Friday, August 15, 2014

Differing Tastes, Parenting Styles Making Mountains Out Of Molehills

Dear Tazi:

I am the mother of a toddler. In a world full of violence, I would like to keep my child shielded from evil for as long as possible. I monitor what little television I allow "Eddie" to watch, keep educational DVD's on-hand for his entertainment, and do my best to limit his exposure to roughhousing that occurs on the playground and in other public areas. The one problem I am having is occurring in my own home, with my husband's taste in movies.

"Rick" has a preference for violent horror movies that turn my stomach. I refuse to watch the absolute garbage that he calls entertainment, and ask that he not view these materials during Eddie's waking hours. Rick feels that I am raising Eddie to be "a complete and total wuss", but has honored my request not to watch his gruesome movies when there is a chance Eddie could walk in on him, as he agrees that "R-rated" movies are inappropriate for young children. Because of this, Rick watches his movies late at night before bed. It can get rather late before the movies end, so Rick has developed a habit of simply turning off the TV and going to bed without taking his DVD out of the player.

A few nights ago, I went out with my girlfriends and left Eddie and Rick at home to have some father-son bonding time. Rick told me that they had watched some of Eddie's Baby Bumblebee DVD's and had a fun evening together before putting Eddie to bed for the night. I thought this meant that the Baby Bumblebee DVD's were the only thing viewed that night. I was wrong.

Eddie woke up in the middle of the night, upset that I had been out at bedtime, so I hugged and snuggled him; but he would not go back to sleep. I carried him out to the living room to view his DVD and was shocked to discover that my husband had left a Quentin Tarantino movie in the DVD player! My innocent child was exposed to machine guns, blood, and profanity! Thankfully, it was only a few seconds until I was able to stop the DVD and shield Eddie - who did not seem to notice what was going on - but the damage was done. Rick cannot understand why I am so angry with him! How difficult would it have been for him to remove his DVD and put our son's DVD back into the player?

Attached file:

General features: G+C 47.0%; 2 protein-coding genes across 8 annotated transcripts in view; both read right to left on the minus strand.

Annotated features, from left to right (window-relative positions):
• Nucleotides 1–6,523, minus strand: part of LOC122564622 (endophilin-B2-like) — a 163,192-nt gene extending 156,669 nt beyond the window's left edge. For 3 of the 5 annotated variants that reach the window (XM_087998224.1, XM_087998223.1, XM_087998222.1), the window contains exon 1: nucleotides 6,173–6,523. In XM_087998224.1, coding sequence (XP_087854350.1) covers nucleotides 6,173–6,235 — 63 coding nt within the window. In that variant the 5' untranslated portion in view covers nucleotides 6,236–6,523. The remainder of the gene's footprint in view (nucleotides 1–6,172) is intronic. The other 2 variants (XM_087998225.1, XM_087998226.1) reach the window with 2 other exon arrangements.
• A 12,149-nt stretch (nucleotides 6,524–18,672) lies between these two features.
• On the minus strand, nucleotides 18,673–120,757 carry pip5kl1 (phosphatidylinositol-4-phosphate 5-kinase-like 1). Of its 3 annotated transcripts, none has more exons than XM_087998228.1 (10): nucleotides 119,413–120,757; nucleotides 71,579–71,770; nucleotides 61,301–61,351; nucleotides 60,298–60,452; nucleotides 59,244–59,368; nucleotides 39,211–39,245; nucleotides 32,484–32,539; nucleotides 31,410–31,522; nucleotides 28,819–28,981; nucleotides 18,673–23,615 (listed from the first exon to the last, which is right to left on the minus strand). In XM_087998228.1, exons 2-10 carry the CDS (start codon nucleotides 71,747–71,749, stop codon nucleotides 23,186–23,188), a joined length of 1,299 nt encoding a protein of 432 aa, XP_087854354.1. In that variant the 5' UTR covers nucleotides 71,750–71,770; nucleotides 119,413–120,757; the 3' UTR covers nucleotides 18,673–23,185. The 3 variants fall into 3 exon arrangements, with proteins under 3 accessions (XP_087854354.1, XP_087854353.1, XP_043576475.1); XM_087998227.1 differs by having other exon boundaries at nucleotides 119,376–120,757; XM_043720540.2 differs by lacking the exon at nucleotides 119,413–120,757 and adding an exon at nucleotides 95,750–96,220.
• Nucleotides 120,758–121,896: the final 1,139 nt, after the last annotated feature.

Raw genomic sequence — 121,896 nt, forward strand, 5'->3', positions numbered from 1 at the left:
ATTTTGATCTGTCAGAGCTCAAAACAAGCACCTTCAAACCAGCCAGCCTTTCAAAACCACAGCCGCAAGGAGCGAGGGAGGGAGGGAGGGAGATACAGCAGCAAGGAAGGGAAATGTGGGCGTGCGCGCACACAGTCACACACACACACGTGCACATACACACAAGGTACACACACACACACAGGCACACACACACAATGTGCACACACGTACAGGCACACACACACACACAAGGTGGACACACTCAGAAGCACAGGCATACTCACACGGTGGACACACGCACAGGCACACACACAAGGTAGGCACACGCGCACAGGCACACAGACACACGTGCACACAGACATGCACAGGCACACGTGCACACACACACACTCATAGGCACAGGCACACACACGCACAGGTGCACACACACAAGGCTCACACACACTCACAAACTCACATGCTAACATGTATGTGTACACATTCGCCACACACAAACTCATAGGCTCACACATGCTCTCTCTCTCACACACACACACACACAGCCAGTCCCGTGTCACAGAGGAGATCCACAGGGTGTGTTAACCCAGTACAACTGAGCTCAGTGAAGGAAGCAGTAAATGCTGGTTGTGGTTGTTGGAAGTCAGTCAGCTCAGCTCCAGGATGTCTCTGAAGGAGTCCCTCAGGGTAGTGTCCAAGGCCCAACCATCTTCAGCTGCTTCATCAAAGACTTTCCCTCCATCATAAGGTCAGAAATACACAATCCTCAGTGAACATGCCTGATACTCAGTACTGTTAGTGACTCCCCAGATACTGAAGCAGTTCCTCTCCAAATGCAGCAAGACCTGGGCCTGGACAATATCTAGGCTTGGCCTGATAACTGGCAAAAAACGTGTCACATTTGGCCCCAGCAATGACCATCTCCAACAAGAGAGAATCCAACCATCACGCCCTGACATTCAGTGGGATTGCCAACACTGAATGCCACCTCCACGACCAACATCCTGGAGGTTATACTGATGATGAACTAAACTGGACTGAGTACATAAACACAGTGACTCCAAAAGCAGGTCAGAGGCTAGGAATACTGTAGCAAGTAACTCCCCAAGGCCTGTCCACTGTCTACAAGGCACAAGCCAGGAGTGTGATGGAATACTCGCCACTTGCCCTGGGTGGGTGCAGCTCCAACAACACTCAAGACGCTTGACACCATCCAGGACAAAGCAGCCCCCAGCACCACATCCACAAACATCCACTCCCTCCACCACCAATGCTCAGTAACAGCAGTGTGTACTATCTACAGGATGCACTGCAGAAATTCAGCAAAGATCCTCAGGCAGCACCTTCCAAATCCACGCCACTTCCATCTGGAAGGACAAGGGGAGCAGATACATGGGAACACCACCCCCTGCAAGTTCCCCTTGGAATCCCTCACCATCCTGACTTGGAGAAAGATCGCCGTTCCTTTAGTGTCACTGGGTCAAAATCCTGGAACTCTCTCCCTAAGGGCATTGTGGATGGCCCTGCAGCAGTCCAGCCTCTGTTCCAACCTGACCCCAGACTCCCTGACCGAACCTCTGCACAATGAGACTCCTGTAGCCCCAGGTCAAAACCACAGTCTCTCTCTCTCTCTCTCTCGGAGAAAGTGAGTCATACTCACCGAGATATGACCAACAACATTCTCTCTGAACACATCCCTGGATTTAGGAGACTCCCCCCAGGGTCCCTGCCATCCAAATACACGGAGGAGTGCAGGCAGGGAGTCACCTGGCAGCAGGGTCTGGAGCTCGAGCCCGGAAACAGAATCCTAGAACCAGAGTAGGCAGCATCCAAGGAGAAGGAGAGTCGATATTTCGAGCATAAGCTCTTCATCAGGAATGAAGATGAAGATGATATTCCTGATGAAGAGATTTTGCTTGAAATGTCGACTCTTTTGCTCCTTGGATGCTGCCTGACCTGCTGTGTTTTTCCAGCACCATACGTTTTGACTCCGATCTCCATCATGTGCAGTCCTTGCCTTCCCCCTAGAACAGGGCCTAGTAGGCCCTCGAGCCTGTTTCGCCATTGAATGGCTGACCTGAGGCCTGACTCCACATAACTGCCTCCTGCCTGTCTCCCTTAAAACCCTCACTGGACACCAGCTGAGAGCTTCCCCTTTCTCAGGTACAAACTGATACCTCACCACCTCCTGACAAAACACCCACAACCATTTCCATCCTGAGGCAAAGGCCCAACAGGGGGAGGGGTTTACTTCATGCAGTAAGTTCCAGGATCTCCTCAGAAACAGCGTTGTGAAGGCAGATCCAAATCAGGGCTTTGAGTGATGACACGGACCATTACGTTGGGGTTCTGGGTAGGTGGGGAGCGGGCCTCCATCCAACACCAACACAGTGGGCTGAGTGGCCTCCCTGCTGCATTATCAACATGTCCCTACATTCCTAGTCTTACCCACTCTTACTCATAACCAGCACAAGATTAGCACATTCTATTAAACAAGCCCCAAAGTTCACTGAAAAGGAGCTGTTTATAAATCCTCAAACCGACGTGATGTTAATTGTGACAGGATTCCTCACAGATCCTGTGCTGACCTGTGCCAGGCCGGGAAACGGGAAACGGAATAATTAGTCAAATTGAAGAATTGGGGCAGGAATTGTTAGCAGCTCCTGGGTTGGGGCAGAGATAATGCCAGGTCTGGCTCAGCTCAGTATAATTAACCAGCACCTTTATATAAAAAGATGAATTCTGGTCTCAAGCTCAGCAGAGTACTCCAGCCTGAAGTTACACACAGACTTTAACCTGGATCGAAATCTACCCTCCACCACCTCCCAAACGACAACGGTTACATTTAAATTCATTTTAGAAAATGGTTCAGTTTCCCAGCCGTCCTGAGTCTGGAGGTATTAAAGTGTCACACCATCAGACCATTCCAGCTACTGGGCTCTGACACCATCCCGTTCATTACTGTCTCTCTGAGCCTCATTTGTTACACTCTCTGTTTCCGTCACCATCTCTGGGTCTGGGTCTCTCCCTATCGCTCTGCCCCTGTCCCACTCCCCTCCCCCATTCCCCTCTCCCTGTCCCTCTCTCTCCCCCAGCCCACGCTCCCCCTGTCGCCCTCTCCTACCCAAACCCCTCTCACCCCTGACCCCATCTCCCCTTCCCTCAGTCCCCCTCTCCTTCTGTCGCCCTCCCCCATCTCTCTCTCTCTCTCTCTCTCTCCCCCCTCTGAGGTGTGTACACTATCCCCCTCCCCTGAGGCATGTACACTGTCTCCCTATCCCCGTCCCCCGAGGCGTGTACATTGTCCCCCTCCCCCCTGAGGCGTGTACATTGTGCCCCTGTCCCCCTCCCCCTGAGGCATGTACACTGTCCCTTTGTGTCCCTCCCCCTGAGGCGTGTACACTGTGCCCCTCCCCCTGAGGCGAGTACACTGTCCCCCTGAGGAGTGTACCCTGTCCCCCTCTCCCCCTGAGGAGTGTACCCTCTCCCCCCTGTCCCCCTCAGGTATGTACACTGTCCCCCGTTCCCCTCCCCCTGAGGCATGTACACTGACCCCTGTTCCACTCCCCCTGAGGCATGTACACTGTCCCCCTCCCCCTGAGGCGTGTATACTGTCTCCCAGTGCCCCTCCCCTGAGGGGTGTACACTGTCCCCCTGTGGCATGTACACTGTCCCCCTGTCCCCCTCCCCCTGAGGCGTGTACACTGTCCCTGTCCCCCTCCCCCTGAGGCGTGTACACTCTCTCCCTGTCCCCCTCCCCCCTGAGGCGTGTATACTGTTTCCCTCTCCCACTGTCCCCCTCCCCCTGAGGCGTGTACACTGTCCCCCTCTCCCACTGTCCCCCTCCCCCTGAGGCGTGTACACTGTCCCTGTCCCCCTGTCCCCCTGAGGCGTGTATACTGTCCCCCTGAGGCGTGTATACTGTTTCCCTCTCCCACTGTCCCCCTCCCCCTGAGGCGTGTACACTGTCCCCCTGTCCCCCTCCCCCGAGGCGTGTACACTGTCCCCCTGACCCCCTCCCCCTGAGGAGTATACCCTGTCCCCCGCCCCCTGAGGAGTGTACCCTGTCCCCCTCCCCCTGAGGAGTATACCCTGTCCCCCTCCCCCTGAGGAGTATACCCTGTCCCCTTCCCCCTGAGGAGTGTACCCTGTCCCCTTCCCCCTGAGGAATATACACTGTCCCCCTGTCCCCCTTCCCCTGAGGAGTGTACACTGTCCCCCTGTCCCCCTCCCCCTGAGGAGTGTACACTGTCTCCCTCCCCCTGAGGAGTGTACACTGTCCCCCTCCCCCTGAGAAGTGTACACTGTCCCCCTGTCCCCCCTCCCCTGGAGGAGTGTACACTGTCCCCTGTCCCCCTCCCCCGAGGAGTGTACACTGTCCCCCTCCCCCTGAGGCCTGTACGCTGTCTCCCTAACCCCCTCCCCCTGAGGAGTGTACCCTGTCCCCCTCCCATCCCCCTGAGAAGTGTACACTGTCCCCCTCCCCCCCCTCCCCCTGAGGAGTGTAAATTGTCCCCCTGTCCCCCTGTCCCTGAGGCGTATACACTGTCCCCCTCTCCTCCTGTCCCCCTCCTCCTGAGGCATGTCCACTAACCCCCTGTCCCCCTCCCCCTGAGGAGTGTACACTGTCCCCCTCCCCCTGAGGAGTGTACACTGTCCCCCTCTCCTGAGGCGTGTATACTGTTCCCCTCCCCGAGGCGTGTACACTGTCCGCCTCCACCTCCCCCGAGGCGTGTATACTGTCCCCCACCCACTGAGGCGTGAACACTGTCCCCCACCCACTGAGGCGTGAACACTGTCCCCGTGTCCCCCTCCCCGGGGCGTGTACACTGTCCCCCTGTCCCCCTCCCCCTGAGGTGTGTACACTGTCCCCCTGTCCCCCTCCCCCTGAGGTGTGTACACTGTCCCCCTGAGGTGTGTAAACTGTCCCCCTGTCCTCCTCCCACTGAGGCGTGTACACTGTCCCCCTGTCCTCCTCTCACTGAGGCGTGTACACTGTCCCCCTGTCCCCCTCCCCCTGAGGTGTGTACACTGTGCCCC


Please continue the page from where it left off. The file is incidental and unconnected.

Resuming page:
Rick says I am over-reacting and being a control freak; I say that Rick is being a lackadaisical parent. My concern is making sure an episode like this never happens again. I am tempted to ban violent movies from our home, but Rick has already said he would not abide by such a rule. What is your opinion, Tazi?

Concerned Parent

Dear Concerned Parent:

The issue at hand appears to be more than just a difference in opinion between you and your husband; but a difference in parenting styles. Your husband has agreed to compromise in order to balance his personal interests with the well-being of your child, and it appears that this dynamic has been working well. You mention that Rick has a habit of leaving his DVD's in the DVD player; have you developed the habit of double-checking the DVD player to see what is actually in it before turning it on? You do so much to shield your son from real-world violence, I would not think this one small step (just the push of a button) would be too much to consider in order to keep the peace in your home.

Banning violent movies from your home is not the answer. Your husband's tastes in movies may not reflect your own, but to tell him he cannot bring these movies into his own home is to treat him like a child. In a healthy marriage, both members are equal partners with an equal say in matters. You are Rick's wife - not his mother, so it would be in the best interest of your marriage not to try and discipline him.

You say that your son did not seem to notice the few seconds of the violent movie that played, and I am inclined to believe that he was too tired to notice anything more than his Mama's arms around him. I would not fret that this incident will be the ruination of your son's innocence. Furthermore, rather than blame your husband, use this incident as a lesson to never assume - as the expression goes, it makes an "ass" out of "u and me".

A simple, inexpensive solution that would guarantee an incident like this one will never occur again would be to buy a second DVD player dedicated solely for your child's movies. DVD players can be purchased for less than $50; the expense could be considered an investment in your child's well-being. You could even label it "EDDIE'S DVD PLAYER" so there would be no confusion as to which player is which. I'll close by saying that I believe the more important issue at hand is for you and your husband to get onto the same page when it comes to parenting your child. Your local community center may be able to assist with some low-cost or free parenting classes.


Ask Tazi! is ghostwritten by a human with a Bachelors of Arts in Communications. Tazi-Kat is not really a talking feline.

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